I'm Panama Jackson, a writer/crimefighter based out of Washington, DC. I'm a father to a 2-year-old little girl who seems to think that it's her job to tell me what to do ... already! I love love and I really like good things. I also believe that children are our future. Yep, that's about it.
Sometimes I really feel bad for women. Not because of gender discrimination and unequal pay for doing the same job. Not even because of the rampant sexism and misogyny that occurs on a daily basis in nearly every sector of this planet.
Sometimes I feel bad for women because I’m convinced that MOST women are masochists. It manifests itself in women’s insatiable desire to understand why men do the things that we do. It’s as if every decision, big or small, that a man makes must have some deeper meaning. Or at least deign to make sense.
Ever since my daughter’s mother and I split, gift-giving holidays have been tricky. For one, how do you buy a gift for somebody that you’re no longer romantically linked with that shows that you do indeed care but haven’t spent TOO much time invested in seeking it out?
It’s the most ridiculous dance ever. It’s like the Dougie on steroids.
While that analogy makes no sense whatsoever, it doesn’t change the fact that there are at least three times a year when I have to buy my ex a gift “from our daughter.” To be fair, I’m sure she goes through a similar thought process.
I don’t think I’ve gotten over any of my failed relationships. It’s not that I’m hung up on any of those exes. To the contrary, I’ve quite fully moved on from all of them with godspeed. But I don’t know that I ever really sat down and reflected about the ends of any relationships, why they ended, or my role in their demise. You know, the stuff that women seem to do ad nauseum.
Almost all of my exes have taken time to process the breakup, often attempting to include me in the discussion if they felt comfortable enough, after some time of course. That is very healthy. We men on the other hand -- oh we men -- seem to be completely devoid of the ability to fully process any hurt that may have come at the hands of a loved one.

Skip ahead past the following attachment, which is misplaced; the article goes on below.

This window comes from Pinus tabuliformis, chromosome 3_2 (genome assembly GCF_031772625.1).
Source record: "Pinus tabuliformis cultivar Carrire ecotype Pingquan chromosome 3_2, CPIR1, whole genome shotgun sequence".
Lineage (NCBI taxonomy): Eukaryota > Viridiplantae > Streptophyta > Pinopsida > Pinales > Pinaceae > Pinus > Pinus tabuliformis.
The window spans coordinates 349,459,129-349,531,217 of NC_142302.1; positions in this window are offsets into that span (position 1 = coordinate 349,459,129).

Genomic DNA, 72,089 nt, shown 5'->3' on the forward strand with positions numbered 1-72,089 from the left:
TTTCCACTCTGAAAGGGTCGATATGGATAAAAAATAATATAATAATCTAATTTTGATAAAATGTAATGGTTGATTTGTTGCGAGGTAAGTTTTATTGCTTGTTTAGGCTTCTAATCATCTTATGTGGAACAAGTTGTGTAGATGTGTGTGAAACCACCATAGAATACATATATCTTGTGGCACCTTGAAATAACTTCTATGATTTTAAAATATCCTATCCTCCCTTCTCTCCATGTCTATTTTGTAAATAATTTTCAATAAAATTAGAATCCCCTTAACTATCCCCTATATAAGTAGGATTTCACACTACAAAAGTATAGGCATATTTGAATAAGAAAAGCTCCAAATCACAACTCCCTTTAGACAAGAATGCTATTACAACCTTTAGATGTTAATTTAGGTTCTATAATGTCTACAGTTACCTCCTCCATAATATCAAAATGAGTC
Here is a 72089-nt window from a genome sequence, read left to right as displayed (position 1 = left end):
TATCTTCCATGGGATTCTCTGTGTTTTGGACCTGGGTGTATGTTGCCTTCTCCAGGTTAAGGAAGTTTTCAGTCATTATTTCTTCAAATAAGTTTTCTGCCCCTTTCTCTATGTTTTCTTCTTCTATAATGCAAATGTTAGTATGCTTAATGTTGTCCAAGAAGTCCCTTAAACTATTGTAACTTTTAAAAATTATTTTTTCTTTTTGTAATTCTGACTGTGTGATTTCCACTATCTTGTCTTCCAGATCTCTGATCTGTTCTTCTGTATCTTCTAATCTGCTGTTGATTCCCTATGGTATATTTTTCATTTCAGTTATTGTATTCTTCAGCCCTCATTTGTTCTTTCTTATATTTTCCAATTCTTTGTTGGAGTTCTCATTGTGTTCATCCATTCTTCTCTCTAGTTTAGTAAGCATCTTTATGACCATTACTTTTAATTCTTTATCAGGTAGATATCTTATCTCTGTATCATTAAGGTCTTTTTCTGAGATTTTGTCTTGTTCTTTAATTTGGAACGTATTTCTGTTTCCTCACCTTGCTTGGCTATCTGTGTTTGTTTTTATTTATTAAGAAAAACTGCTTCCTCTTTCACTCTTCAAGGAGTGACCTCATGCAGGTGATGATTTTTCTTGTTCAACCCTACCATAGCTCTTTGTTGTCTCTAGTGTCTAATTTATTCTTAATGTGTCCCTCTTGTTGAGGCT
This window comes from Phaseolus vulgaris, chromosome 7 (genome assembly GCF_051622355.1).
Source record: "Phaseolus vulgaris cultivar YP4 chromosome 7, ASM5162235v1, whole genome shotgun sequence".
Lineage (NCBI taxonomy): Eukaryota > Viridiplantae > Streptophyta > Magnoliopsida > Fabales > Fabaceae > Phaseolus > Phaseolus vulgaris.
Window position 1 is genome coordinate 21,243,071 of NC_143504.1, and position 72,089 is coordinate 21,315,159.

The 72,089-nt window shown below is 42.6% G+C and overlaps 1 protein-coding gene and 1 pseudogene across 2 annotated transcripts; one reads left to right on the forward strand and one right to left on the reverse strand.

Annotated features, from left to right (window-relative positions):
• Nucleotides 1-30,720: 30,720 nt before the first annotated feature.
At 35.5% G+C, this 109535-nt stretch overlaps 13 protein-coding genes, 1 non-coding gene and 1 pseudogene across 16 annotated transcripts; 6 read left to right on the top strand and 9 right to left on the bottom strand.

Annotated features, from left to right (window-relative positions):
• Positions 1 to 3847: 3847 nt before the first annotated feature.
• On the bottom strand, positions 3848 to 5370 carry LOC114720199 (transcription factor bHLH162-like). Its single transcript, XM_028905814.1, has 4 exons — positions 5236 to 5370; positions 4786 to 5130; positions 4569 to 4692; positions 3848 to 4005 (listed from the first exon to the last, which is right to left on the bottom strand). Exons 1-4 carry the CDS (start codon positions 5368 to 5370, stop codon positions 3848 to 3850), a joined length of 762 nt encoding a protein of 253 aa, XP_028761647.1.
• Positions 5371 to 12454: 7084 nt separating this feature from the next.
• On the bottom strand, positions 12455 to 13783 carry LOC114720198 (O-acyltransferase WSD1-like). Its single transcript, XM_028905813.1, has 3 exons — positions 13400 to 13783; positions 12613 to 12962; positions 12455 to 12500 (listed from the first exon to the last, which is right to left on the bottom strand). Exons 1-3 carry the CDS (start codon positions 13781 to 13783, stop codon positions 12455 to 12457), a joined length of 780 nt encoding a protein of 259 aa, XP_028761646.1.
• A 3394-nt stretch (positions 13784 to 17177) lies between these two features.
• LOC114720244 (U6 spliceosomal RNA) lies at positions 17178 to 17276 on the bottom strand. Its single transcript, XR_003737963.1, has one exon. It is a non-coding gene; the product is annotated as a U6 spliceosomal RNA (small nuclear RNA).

One of my favorite expressions has always been, “I do not negotiate with terrorists.” There’s so much strength and resolve in that statement. It sounds so poignant and steadfast. And it makes total sense until you realize that toddlers are little terrorists.
And it seems like my whole life is conflict resolution and strategic negotiation tactics right now. My daughter, bless her heart, is a foe unlike any I’ve ever faced. She’s got those little gray/green eyes that look at me so hurt when she doesn’t get her way. Well, at least during those times when she decides NOT to pitch the biggest fit known to mankind. It’s almost worse than the whole debt ceiling debate going on here in Washington. Except instead of coming to an agreement that effectively does nothing, our negotiations at least bear some sort of positive fruit.
I was having a conversation with a friend of mine the other day and remarking about how much fun I have when I'm out with my kid. Of course part of it is just having a little person who's literally enthralled with, well, everything. But the main reason is because she's such an easygoing soul.
One of her favorite things to do is blow bubbles. Do you know how much fun it is to blow bubbles? Countless hours of fun can be spent outside in the grass enjoying the summer breeze and chasing bubbles.
The interesting part is that I've mentioned that to friends of mine of the female persuasion and they said they'd love to just go outside and blow bubbles. Hmmm.